The internet knows Matthew Olsheski as the Shirtless Violinist.
In his YouTube videos, he plays renditions of popular songs on the violin shirtless. His playing is often accompanied by a story unfolding on-screen, lending gay twists to well-known love stories.
Music is not the limit of his interests, however. He also has a deep love of fitness and positivity, as shown in one of his most recent Instagram posts, in which he preaches body positivity.
GSN spoke to Olsheski about his view on body image as a gay man — and how people might perceive him speaking out this while having an ‘ideal’ body.
‘If the voices of so-called “ideal bodies” are excluded from this conversation, where does that leave us?’ Olsheski questioned.
‘Contrary to what many have espoused, the solution isn’t ridding the world of sexy, underwear clad men. The solution is realizing that there’s more to our lives than this singular goal.’
He gave his love of music as an example: ‘My content places a lot of emphasis on disciplined musicianship, and I value that far more than my body (my abs will fade, but I’ll always play the violin!).’
He admitted he could have posted a fully clothed photo, but it wouldn’t have been honest.
‘The point I want to clearly make is: Sexy is okay; sexy is fun; but sexy isn’t everything. I even revealed in the post that the man I love and go to bed with every night doesn’t have a perfect body. I think a lot of people would be surprised to know how little I value physical attributes. When I met my boyfriend Paul, I fell in love with his smile, his confidence, and his heart.’
Body image presented a particular struggle for Olsheski growing up gay, and he discussed that.
‘As a boy growing up in the closet, looking at pictures of half-naked men in Calvin Klein ads (Hello, Marky Mark!) I was both confronted by feelings of sexual attraction and inferiority,’ he explained.
‘That is a unique combination within the gay community. I think it’s this combination that amplifies the issue for so many gay men. But the answer isn’t banning or shaming such depictions, it’s about changing the way we react to them.’
For Olsheski, it’s about shifting perspective.
‘That feeling of inferiority or “not good enough” needs to be addressed, especially by those in positions like mine. The more we talk openly about our fitness journeys and the importance of other things in our lives, the more balanced we’ll become. That’s because there’s a serious imbalance created when all the emphasis is placed on bodies – often ahead of our passions, relationships, and mental health.’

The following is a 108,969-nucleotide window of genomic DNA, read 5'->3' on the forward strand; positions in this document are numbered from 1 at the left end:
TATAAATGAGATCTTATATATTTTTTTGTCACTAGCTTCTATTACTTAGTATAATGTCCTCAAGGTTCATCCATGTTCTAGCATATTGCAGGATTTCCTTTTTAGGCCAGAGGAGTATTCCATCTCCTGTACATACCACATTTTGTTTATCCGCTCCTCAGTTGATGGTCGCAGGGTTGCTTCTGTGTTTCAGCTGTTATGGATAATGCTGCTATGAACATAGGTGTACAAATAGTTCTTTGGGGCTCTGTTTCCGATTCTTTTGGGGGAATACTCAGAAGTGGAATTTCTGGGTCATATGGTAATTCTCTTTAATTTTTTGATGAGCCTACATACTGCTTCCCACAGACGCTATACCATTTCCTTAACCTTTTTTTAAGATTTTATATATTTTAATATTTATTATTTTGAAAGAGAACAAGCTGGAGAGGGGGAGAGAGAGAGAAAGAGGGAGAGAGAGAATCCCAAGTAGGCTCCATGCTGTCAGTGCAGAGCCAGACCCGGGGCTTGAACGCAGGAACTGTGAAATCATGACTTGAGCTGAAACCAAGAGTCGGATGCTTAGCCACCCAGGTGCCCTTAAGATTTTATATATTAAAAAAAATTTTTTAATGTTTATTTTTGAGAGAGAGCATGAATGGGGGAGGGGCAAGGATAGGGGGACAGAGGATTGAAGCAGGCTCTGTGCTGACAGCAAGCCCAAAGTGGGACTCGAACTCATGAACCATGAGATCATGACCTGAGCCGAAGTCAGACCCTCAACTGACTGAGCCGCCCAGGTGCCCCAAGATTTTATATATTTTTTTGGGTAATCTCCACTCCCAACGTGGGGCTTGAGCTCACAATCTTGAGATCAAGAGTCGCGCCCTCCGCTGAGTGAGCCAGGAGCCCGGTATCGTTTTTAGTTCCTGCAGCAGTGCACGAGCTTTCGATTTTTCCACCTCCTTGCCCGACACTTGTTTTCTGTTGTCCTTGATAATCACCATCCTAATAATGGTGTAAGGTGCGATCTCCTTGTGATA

Speaking candidly without shame
Olsheski said the purpose of the post was partly to combat social media’s emphasis on the ‘fairytale life’.
‘Ultimately, this makes a lot of people feel crappy about themselves and I want to reduce that by talking openly and candidly. This isn’t just about a single post; it’s about the start of a much longer conversation.’
He also revealed he wants to start making this discussion a central and regular part of his platform, from celebrating all body types in his own work, to discussing things like eating disorders.
He told GSN: ‘ I believe a big problem generated by “idealized beauty” are eating disorders. If more people in my position talked candidly about what it really takes to achieve our fitness goals, I think we could start to dismantle the extremely unhealthy eating practices of so many people. It all begins with educating.’
Ultimately, Olsheski wants people to prioritize their own health — and that includes self-love.
‘It’s great to have fitness goals, but not at the expense of your other goals in life,’ he concluded. ‘I strongly believe when these things are given the attention they deserve, the race to have a perfect body becomes less and less important. Sure, you can still pursue it – but it doesn’t take up so much mental space.’